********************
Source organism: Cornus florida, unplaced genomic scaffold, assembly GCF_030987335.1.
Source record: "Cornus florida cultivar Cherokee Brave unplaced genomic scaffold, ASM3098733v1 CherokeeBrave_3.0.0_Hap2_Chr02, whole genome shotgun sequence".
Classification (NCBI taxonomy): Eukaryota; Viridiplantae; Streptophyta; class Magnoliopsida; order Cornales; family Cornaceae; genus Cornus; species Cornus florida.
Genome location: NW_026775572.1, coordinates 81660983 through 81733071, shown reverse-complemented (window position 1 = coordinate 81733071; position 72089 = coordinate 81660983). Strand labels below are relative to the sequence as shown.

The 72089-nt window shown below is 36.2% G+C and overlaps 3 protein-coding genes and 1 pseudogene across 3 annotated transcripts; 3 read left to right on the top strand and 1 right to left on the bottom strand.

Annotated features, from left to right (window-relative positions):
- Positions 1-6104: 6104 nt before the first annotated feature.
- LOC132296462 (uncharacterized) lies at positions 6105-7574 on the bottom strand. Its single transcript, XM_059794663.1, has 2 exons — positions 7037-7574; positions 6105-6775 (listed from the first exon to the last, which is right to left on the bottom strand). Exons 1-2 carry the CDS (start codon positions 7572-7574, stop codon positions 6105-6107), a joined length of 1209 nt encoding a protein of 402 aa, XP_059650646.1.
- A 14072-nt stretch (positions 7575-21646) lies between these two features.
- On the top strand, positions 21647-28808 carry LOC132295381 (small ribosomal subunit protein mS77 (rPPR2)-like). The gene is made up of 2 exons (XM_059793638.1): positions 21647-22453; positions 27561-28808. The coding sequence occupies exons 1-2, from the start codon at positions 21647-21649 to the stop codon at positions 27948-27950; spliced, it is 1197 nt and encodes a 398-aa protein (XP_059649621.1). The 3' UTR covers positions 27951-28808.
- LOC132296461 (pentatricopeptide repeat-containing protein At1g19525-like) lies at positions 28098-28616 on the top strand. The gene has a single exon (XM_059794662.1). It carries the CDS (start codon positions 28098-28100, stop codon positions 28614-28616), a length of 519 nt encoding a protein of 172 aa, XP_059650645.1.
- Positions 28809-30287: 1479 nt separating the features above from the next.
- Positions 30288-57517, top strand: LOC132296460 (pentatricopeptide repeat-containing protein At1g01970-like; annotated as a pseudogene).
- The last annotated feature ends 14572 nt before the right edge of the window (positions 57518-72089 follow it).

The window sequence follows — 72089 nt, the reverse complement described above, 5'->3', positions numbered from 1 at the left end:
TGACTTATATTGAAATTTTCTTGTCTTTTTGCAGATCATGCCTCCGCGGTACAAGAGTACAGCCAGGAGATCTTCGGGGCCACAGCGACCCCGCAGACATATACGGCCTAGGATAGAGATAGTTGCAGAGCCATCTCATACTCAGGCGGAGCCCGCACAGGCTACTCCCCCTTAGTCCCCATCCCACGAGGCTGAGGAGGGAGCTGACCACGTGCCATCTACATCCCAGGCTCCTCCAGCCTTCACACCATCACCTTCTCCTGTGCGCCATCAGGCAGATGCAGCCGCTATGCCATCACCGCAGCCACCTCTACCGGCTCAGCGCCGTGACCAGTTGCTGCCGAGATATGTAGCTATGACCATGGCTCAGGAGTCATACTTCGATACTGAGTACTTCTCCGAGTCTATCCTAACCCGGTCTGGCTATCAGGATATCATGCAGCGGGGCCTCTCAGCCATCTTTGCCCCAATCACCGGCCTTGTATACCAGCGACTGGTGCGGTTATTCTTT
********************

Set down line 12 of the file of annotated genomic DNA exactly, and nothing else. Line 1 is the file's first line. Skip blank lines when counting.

- Positions 28809-30287: 1479 nt separating the features above from the next.